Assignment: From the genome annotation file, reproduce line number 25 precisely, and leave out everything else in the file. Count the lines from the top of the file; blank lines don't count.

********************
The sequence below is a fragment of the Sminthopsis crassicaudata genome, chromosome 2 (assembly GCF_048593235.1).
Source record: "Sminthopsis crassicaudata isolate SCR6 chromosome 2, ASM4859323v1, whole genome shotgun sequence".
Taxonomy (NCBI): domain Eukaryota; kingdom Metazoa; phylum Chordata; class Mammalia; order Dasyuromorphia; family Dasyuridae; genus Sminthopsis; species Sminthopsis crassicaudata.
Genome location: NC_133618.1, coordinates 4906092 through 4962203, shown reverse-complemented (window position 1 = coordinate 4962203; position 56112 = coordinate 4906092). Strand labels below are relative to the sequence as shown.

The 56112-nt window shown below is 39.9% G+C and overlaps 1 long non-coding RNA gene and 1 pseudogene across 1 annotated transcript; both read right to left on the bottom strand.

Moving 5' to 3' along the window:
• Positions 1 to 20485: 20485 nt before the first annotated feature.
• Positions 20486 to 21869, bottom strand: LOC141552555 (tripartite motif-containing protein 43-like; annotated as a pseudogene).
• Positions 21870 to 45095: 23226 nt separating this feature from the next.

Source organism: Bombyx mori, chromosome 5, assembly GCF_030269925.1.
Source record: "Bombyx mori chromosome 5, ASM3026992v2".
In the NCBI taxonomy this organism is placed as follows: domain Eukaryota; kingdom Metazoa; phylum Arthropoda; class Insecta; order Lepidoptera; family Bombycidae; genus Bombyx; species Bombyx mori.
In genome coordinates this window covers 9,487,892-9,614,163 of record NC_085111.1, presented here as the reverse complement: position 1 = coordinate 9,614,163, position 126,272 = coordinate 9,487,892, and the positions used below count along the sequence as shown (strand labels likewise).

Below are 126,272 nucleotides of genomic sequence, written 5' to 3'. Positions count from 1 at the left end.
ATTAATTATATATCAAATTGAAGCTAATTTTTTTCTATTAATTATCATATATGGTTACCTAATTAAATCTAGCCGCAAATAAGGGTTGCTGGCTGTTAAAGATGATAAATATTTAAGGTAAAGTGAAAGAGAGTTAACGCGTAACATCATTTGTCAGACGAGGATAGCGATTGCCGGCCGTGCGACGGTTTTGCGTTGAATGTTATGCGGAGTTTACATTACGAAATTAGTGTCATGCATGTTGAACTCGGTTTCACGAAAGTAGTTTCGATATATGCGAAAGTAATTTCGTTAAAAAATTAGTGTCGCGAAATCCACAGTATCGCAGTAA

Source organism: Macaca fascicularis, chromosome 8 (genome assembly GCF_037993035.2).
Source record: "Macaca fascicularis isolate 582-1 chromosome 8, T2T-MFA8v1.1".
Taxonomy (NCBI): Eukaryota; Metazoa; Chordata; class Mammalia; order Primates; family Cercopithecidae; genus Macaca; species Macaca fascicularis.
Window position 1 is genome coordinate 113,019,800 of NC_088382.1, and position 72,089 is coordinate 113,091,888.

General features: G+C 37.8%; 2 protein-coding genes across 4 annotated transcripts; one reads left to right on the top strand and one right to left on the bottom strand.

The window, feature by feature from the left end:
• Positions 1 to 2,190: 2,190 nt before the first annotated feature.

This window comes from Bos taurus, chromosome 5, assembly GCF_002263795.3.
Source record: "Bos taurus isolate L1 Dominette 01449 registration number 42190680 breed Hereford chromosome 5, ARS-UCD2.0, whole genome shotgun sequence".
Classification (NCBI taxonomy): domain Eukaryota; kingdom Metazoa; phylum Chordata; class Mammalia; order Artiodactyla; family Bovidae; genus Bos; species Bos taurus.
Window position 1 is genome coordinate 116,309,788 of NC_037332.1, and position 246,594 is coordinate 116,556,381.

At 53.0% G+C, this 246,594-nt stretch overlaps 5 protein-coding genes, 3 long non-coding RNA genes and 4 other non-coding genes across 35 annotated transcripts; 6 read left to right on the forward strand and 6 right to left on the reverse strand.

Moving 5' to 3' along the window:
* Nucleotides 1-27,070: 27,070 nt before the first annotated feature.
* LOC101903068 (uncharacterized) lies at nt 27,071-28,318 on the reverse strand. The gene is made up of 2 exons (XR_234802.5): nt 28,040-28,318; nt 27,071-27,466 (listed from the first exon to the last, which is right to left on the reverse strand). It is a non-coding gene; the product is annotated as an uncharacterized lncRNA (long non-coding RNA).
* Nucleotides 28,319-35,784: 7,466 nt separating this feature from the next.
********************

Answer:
Classification (NCBI taxonomy): domain Eukaryota; kingdom Metazoa; phylum Chordata; class Mammalia; order Artiodactyla; family Bovidae; genus Bos; species Bos taurus.